(by Monisha Bansal, Jan. 14, 2008, CNSNews.com) – The Department of Homeland Security rolled out its final regulations Friday for the REAL ID program and delayed the deadlines for states to comply with the law. Critics, however, say the law cannot be implemented effectively and should be abandoned.

“One of the biggest concerns we’ve had over the last several years and continue to have at the Department of Homeland Security is how we promote a secure form of identification across America,” said Homeland Security Secretary Michael Chertoff at the National Press Club in Washington, D.C., on Friday.

The REAL ID Act of 2005 mandated that by December 2009 states comply with a set of federal standards for driver’s licenses and maintain a database that can be accessed by other states. The new timeline would delay full implementation until 2017.

According to Chertoff, under the rule, people seeking driver’s licenses must provide to their state department of motor vehicles documents that prove they are in this country legally. The department of motor vehicle offices must then verify that the documents they are presented with are legitimate. The “licenses issued by states must meet … specific standards that will make it much harder to counterfeit or alter a secure driver’s license,” said Chertoff.

This will help defend Americans against terrorists, illegal immigrants and identity thieves, he added.

“It happens to be a very good way to prevent illegal immigrants from pretending to be American citizens so that they can work illegally in this country,” said Chertoff. “Identity fraud among illegal immigrants is a serious problem. It harms the legal worker, it deceives the honest employer, and it destroys the good credit of innocent Americans every year.”

Chertoff added that states which opt out of the program may become “magnets” for illegal immigrants, because their driver’s licenses may be less secure and won’t be recognized by the federal government.

States that have decided to opt out of the program and have not filed for an extension will not have their IDs recognized by the federal government after May 2008.

But Jim Harper, director of information policy studies at the libertarian Cato Institute, said “the deadline for REAL ID was moved back primarily to give the Department of Homeland Security more time to coax, cajole, and coerce states into implementing their national ID system.”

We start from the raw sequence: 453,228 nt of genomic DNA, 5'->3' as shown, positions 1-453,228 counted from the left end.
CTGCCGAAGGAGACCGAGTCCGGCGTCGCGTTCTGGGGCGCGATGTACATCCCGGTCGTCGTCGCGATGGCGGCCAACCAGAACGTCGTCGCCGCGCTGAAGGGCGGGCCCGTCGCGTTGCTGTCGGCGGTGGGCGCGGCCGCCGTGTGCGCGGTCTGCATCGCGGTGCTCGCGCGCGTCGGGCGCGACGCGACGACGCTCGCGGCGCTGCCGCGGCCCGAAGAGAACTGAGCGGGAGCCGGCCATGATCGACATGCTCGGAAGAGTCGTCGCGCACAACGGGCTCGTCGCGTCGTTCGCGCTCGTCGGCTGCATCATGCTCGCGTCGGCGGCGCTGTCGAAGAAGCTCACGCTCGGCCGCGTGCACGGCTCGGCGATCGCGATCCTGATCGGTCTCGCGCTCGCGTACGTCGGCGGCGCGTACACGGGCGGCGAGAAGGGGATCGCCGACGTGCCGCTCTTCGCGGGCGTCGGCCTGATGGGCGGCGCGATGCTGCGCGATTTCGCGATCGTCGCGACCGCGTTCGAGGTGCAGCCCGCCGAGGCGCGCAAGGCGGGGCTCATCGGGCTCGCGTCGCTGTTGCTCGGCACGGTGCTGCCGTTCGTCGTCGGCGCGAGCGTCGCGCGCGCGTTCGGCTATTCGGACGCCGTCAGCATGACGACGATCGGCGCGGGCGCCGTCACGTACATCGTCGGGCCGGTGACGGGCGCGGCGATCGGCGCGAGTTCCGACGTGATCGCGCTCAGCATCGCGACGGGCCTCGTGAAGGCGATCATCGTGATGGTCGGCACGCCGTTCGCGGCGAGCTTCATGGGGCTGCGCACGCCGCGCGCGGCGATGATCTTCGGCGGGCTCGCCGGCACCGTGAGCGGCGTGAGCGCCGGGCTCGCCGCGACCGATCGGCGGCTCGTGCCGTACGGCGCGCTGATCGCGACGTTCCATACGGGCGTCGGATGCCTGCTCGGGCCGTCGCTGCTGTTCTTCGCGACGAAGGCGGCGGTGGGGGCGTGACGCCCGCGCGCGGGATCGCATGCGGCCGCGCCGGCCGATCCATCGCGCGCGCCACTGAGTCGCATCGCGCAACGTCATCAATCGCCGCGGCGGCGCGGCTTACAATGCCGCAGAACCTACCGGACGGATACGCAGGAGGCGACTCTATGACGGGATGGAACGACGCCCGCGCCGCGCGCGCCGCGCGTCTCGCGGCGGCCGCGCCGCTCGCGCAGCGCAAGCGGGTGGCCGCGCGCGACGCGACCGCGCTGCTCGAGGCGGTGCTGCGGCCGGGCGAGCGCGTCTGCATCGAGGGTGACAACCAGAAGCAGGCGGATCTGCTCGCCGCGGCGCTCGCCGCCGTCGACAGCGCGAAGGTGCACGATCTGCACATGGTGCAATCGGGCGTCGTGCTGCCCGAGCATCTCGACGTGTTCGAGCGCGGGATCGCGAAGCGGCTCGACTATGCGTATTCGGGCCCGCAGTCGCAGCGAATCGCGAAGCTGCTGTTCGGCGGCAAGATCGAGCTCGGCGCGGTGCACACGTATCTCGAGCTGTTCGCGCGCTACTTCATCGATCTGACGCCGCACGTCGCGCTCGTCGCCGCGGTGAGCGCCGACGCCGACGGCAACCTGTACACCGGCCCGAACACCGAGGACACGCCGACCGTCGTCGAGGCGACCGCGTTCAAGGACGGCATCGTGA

“Seventeen state legislatures have either registered their objections or outright refused to participate in this national ID system,” he told Cybercast News Service .

He added that it is a “huge mandate, requiring states to remake their DMVs into Citizen Registration Bureaus. I think people don’t want there to be a national ID in the United States, and it doesn’t do much to solve the shifting set of problems the DHS claims it solves.”

Dan Verton, founder of Homeland Defense Week , however, told Cybercast News Service , “This is not a de facto national ID because we don’t have a national ID card. The Real ID Act is only adding to what many states are already doing in terms of digitizing records and ensuring legal status.”

Chertoff also refuted claims that the act is an unfunded mandate.

“We’ve been able to reduce implementation costs to the states by approximately three-quarters,” he said. “That is going to be with a great amount of flexibility for their own business processes.”

“At the end of the day, we estimate that the average actual cost for issuing a Real ID license is about $8 per license,” said Chertoff, noting that the cost would average about $2 per year for most Americans.